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A welcome return to the classic moan, groan and slow zombies dragging their sorry putrefied half-rotten corpses around the land looking for food ... and that means YOU folks! This is a long on-going series of comics / graphic novels (call them what you like) and it shows, the pace is very slow concentrating more on getting to know the characters than the actual zombies themselves, not that this is a bad thing don't get me wrong; I imagine there are a lot of people who greatly enjoy this and don't want it to end (let's face it, a lot of times a film finishes and you sit there wondering; "but what happens next?", well Kirkman here shows us the full journey with all it's dillemas for the survivors) but for me it brought nothing new to the zombie genre. It starts much the same as the film 28 Days Later with our hero coming out of a coma to find the world dramatically changed and then follows his journey across America as he tries to find his family. Once he finds his family again they are part of a small band of survivors trying to live through the horror and discussing, in depth, their sorrows and woes, dealing with the burdens of losing every single person they ever knew but finding comfort the next minute in the arms of someone else.I'm not sure how many volumes of The Walking Dead there are now, I have read two, I'm not in any hurry to read the next ones but that shouldn't be taken to be as damning as it sounds, I did enjoy the story I just had the feeling I'd read it somewhere before. The artwork, for me, was the same as well. It was competent rather than outstanding; none of the images will stay with me but I did like the fact that they were drawn in black and white which does make a change from the current trend to garishly colour every frame in a graphic novel.I’d recommend it to fans of horror stories, of people who enjoy reading horror comics but for me it wasn’t a defining moment in either genre.3 stars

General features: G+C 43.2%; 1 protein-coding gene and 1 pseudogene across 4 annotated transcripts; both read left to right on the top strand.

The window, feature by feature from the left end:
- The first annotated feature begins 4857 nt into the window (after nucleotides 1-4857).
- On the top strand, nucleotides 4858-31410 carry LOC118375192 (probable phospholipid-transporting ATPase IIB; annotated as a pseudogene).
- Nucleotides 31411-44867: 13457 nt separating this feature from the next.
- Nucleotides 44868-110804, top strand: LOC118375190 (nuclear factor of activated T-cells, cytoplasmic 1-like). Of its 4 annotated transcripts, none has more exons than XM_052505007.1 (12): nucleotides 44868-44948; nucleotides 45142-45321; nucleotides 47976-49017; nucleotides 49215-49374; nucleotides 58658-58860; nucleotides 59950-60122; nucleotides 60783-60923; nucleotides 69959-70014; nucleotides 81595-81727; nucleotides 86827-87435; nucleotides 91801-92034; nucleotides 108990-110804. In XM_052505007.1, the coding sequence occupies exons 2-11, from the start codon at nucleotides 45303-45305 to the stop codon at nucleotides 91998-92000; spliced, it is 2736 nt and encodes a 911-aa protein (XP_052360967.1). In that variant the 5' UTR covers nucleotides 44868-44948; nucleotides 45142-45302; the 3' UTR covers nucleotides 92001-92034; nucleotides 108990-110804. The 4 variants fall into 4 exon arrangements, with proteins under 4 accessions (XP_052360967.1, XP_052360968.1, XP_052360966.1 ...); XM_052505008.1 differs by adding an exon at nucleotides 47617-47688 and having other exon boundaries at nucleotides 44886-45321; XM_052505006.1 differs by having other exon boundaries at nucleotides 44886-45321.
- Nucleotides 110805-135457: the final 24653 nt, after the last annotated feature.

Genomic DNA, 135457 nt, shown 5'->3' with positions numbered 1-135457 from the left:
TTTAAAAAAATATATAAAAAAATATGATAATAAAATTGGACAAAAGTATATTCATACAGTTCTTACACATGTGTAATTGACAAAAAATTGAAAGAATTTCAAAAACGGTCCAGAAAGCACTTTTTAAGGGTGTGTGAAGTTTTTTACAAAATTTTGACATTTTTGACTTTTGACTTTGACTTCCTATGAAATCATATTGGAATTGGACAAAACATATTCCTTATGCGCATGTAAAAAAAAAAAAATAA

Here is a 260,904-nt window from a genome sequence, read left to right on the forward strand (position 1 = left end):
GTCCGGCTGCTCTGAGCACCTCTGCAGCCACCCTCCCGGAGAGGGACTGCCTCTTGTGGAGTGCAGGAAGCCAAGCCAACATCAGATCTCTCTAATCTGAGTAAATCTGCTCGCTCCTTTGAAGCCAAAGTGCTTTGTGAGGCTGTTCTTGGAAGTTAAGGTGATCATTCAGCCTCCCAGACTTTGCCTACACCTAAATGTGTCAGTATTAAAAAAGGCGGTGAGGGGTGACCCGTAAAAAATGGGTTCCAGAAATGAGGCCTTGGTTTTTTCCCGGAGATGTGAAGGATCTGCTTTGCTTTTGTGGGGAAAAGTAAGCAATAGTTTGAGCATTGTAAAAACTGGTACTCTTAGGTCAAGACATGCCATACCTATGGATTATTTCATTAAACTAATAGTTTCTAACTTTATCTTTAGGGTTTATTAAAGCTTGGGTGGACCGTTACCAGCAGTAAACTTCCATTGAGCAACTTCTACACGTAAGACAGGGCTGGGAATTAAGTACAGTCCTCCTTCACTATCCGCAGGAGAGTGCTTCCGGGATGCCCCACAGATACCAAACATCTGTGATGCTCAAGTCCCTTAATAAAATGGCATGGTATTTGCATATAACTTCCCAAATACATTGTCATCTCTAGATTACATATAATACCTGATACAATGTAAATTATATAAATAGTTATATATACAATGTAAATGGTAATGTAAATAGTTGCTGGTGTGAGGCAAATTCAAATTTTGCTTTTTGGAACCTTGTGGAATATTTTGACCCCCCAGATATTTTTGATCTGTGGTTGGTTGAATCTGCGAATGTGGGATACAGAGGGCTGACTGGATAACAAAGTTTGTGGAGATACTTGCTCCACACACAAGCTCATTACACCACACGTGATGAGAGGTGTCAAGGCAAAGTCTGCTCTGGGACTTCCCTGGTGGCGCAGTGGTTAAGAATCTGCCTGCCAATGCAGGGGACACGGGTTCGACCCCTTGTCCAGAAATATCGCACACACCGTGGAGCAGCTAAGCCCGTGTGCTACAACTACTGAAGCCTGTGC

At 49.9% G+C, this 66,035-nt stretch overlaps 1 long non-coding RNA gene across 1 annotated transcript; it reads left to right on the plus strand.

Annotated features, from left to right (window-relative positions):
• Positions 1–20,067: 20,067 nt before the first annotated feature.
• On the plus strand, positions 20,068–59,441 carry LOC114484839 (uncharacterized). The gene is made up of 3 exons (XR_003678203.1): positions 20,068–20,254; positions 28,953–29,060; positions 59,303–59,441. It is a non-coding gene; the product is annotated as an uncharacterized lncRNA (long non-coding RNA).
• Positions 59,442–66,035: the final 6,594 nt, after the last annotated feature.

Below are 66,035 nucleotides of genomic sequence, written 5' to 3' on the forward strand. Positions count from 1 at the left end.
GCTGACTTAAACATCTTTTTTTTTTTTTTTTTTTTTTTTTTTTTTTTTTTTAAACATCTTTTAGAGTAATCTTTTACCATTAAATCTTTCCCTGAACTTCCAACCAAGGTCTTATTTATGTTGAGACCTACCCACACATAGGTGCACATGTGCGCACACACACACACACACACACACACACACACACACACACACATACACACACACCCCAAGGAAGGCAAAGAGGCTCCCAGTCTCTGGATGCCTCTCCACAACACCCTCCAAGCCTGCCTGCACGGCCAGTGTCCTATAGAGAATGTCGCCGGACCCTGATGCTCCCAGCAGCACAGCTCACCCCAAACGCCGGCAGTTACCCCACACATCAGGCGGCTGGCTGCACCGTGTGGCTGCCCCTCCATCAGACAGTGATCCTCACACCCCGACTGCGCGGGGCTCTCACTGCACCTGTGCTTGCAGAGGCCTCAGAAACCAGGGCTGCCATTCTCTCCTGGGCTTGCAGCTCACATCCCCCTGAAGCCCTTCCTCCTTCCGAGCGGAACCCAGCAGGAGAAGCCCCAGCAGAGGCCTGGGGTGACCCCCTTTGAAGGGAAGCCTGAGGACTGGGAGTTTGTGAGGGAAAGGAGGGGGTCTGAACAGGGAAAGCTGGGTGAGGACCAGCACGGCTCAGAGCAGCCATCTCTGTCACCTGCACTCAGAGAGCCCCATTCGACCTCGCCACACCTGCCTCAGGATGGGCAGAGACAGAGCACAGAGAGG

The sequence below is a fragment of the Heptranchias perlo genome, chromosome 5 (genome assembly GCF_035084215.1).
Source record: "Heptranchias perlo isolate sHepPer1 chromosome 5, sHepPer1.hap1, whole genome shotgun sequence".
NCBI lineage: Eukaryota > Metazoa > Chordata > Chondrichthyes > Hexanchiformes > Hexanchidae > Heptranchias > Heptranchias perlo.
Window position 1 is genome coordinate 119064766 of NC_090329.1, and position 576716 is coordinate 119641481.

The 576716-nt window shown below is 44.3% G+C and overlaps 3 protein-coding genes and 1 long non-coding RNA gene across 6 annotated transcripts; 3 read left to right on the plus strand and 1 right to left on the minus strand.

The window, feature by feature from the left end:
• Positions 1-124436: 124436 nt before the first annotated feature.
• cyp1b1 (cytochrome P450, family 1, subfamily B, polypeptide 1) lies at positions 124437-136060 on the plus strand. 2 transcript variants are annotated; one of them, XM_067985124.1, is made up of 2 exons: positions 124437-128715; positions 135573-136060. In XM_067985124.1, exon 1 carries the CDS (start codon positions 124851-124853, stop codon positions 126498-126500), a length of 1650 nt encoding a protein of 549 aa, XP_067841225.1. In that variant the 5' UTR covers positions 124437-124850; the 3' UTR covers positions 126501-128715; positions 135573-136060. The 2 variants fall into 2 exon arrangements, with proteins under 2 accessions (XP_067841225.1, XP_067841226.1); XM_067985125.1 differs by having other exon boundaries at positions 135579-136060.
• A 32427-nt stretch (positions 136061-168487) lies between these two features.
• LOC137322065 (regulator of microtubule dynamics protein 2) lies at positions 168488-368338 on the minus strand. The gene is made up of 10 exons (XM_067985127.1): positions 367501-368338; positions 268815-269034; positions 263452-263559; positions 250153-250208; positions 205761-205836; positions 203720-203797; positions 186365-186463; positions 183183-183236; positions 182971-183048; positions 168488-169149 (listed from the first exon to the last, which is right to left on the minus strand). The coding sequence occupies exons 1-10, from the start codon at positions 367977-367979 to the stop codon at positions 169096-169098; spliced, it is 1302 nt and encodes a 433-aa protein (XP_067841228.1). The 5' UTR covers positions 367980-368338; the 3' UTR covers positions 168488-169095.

The Pillars of the Earth